- Tell about one “good guy” and one “bad guy” you learned about this week.
5. Plan Projects
At the end of each month, I’ll have Caleb complete a project to assimilate all the information he’s taken in during the “text” reading. (I haven’t decided whether I’m going to expect projects after reading the living literature or not. Probably not. We’ll likely just enjoy some dinner table discussions about the books.) Here are a few of the project possibilities:
- Draw a poster-sized map detailing the major battles of WWII.
- Write a two-page paper comparing the leadership styles of two main leaders during the war.
- Compile a chart of “good guys” and “bad guys” from the war and be ready to defend your classifications during a dinner table discussion.
- Give a speech about the war’s long term impacts on the world.
- Using any outlet you like, share your thoughts about Hitler’s plan to eradicate the Jews.
You don’t have to add projects! If you’re satisfied that each week’s assessment is enough, then stop there. I like to add the occasional projects because they make Caleb dig deeper and process more as he considers ALL he’s learned up to the point of each project. They certainly aren’t necessary, though.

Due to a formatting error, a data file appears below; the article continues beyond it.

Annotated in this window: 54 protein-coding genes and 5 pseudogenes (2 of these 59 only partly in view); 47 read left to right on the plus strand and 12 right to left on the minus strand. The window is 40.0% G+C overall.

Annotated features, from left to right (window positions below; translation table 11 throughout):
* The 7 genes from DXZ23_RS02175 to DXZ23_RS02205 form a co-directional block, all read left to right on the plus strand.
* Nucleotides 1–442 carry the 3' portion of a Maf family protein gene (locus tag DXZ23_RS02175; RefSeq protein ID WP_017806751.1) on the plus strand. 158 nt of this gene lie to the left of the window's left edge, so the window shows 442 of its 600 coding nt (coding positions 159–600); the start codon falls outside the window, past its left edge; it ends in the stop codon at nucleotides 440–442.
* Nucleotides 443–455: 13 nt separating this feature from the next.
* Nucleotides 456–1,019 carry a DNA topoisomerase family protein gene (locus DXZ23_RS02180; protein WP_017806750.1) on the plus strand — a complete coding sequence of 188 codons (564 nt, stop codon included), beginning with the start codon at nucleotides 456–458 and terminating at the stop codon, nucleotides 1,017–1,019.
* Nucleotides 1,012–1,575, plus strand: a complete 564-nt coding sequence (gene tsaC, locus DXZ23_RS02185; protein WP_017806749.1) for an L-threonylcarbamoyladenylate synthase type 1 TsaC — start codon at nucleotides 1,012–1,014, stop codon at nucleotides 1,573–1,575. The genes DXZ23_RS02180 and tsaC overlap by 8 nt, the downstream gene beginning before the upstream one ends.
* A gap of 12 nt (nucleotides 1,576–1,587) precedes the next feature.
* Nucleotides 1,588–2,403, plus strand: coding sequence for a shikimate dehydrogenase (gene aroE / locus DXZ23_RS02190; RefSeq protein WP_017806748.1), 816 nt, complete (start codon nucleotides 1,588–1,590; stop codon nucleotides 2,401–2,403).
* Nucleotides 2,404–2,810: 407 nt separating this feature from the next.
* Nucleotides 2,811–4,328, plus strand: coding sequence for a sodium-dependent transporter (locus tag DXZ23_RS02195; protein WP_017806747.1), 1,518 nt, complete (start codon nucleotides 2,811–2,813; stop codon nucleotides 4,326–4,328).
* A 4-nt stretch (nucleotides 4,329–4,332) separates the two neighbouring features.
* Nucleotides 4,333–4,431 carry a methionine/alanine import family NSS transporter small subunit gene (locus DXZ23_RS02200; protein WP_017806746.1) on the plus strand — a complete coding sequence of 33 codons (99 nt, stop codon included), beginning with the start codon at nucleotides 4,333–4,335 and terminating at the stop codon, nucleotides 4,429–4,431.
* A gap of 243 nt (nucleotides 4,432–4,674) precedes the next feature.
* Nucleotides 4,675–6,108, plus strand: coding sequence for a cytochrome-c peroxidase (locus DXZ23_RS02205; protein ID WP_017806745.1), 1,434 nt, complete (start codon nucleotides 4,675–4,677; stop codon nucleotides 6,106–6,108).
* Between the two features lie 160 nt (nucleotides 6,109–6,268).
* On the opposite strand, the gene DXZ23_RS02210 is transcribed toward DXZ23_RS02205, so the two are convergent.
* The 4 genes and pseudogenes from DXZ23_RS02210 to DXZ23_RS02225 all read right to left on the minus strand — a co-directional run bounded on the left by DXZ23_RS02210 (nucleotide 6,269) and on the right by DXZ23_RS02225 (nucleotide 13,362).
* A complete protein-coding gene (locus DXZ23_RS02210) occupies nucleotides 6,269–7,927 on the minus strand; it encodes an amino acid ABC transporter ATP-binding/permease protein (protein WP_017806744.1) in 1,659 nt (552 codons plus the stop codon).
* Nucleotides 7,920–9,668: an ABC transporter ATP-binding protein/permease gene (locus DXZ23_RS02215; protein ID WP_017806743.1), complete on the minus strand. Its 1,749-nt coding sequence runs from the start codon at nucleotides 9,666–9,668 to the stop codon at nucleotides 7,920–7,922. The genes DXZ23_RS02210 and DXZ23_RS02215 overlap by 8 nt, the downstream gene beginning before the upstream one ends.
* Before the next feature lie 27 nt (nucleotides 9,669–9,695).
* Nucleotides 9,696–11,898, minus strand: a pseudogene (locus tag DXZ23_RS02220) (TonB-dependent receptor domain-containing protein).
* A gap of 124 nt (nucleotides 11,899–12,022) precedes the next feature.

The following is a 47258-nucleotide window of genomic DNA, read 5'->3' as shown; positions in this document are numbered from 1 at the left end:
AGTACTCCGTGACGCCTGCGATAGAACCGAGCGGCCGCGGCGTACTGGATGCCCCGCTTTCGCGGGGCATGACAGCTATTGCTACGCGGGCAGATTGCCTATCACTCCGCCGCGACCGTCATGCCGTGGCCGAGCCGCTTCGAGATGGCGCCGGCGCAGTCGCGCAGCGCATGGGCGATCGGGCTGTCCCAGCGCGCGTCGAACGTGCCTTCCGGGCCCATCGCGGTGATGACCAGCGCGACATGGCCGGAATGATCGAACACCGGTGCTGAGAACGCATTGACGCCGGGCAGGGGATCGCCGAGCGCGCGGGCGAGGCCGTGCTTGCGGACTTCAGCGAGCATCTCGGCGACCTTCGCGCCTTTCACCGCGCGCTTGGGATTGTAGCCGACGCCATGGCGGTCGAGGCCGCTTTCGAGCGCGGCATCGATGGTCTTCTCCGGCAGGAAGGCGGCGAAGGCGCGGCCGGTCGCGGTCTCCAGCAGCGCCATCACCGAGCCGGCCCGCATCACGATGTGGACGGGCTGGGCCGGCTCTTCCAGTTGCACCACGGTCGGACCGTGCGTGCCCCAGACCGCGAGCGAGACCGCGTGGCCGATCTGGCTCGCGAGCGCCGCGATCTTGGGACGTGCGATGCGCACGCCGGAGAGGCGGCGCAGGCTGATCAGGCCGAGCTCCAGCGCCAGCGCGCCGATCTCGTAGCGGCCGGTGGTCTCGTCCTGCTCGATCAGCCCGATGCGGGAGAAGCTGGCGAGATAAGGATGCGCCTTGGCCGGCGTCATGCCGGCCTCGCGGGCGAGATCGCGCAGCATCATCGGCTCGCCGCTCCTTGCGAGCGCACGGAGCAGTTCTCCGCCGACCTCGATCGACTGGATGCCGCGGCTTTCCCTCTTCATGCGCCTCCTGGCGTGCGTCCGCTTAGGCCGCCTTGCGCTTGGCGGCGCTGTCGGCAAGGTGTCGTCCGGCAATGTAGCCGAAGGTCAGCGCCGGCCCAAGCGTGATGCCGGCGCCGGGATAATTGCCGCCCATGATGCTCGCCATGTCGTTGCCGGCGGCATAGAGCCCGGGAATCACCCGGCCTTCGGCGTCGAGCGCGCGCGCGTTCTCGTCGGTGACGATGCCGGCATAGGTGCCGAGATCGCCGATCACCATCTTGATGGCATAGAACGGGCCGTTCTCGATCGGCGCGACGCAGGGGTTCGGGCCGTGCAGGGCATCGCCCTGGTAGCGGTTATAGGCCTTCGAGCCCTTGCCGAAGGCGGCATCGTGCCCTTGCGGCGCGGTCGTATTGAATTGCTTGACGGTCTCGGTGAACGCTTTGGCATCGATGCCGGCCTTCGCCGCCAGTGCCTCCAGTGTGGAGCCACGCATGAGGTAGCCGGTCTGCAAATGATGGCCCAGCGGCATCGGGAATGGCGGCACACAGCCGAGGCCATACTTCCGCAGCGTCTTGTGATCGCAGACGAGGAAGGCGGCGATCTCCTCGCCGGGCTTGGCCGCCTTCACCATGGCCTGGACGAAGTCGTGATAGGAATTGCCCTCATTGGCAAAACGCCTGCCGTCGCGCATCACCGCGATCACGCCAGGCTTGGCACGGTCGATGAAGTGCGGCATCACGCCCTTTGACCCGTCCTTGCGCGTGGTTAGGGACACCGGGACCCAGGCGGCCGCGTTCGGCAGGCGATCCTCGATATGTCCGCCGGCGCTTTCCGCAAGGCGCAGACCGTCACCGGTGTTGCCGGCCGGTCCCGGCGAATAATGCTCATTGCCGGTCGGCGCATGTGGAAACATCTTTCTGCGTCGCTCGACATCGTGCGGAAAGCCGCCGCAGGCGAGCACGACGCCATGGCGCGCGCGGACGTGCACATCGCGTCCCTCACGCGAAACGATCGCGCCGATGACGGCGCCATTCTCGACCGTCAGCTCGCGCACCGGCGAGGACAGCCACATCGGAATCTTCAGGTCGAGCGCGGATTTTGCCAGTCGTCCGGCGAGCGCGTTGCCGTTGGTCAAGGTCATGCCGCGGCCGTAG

6. Consider Extras
No matter our mode of learning, I always consider whether there are any not-to-miss extras – like fabulous field trips to take or really good movies to view. My experience (for all ages) is the extras add another layer of depth and understanding that is well worth the “time off” from the regular studies.
During this study, we’re going to take a trip to the Cincinnati History Museum to visit their spectacular display of WWII as it impacted Cincinnati.
And, because Caleb is in 10th grade, we’re likely going to view one or more of the following movies WITH him: Schindler’s List, The Boy in the Striped Pajamas, and Band of Brothers. Not one of these is easy to watch. All have very adult themes. We’ll need to talk about the movies before and after. But, my husband and I both feel like he’s ready to explore the big, stinky stuff that is war.
And that’s all there is to it! We’ve used informational books as our text time and time again with great success. I’d love to hear about your experiences if you’ve ever opted for informational books over traditional textbook curriculum!